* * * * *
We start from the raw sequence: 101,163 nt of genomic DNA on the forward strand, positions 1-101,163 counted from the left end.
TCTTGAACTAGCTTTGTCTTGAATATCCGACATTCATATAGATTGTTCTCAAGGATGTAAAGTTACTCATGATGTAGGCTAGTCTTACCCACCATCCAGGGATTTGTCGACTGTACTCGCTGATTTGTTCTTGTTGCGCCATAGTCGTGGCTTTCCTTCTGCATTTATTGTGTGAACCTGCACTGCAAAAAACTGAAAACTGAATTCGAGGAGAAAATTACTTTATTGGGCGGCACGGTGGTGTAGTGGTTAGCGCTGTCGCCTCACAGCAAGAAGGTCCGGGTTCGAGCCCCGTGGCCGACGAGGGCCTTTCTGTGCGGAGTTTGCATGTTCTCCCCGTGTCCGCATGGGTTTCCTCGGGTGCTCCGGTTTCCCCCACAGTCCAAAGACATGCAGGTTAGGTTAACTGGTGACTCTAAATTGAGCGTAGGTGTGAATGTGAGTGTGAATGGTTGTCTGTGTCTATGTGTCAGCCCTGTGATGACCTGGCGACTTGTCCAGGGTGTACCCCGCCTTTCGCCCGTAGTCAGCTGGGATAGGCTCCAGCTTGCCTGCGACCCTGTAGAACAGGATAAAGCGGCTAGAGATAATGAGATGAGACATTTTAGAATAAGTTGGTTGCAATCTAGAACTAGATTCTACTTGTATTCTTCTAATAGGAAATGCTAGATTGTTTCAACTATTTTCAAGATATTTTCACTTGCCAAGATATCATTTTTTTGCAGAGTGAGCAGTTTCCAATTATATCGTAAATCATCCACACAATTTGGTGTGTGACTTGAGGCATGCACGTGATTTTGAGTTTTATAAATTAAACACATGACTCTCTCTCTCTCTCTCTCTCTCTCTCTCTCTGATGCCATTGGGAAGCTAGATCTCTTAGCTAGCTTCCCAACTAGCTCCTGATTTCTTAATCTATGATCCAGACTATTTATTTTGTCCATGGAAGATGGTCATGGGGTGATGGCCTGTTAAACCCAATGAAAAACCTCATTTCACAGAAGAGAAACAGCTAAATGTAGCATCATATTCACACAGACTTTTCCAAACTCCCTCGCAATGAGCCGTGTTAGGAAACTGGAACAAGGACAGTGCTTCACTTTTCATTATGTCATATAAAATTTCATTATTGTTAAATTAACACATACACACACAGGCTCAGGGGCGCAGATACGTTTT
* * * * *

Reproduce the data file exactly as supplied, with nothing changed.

We start from the raw sequence: 101,163 nt of genomic DNA on the forward strand, positions 1-101,163 counted from the left end.
TCTTGAACTAGCTTTGTCTTGAATATCCGACATTCATATAGATTGTTCTCAAGGATGTAAAGTTACTCATGATGTAGGCTAGTCTTACCCACCATCCAGGGATTTGTCGACTGTACTCGCTGATTTGTTCTTGTTGCGCCATAGTCGTGGCTTTCCTTCTGCATTTATTGTGTGAACCTGCACTGCAAAAAACTGAAAACTGAATTCGAGGAGAAAATTACTTTATTGGGCGGCACGGTGGTGTAGTGGTTAGCGCTGTCGCCTCACAGCAAGAAGGTCCGGGTTCGAGCCCCGTGGCCGACGAGGGCCTTTCTGTGCGGAGTTTGCATGTTCTCCCCGTGTCCGCATGGGTTTCCTCGGGTGCTCCGGTTTCCCCCACAGTCCAAAGACATGCAGGTTAGGTTAACTGGTGACTCTAAATTGAGCGTAGGTGTGAATGTGAGTGTGAATGGTTGTCTGTGTCTATGTGTCAGCCCTGTGATGACCTGGCGACTTGTCCAGGGTGTACCCCGCCTTTCGCCCGTAGTCAGCTGGGATAGGCTCCAGCTTGCCTGCGACCCTGTAGAACAGGATAAAGCGGCTAGAGATAATGAGATGAGACATTTTAGAATAAGTTGGTTGCAATCTAGAACTAGATTCTACTTGTATTCTTCTAATAGGAAATGCTAGATTGTTTCAACTATTTTCAAGATATTTTCACTTGCCAAGATATCATTTTTTTGCAGAGTGAGCAGTTTCCAATTATATCGTAAATCATCCACACAATTTGGTGTGTGACTTGAGGCATGCACGTGATTTTGAGTTTTATAAATTAAACACATGACTCTCTCTCTCTCTCTCTCTCTCTCTCTCTCTGATGCCATTGGGAAGCTAGATCTCTTAGCTAGCTTCCCAACTAGCTCCTGATTTCTTAATCTATGATCCAGACTATTTATTTTGTCCATGGAAGATGGTCATGGGGTGATGGCCTGTTAAACCCAATGAAAAACCTCATTTCACAGAAGAGAAACAGCTAAATGTAGCATCATATTCACACAGACTTTTCCAAACTCCCTCGCAATGAGCCGTGTTAGGAAACTGGAACAAGGACAGTGCTTCACTTTTCATTATGTCATATAAAATTTCATTATTGTTAAATTAACACATACACACACAGGCTCAGGGGCGCAGATACGTTTT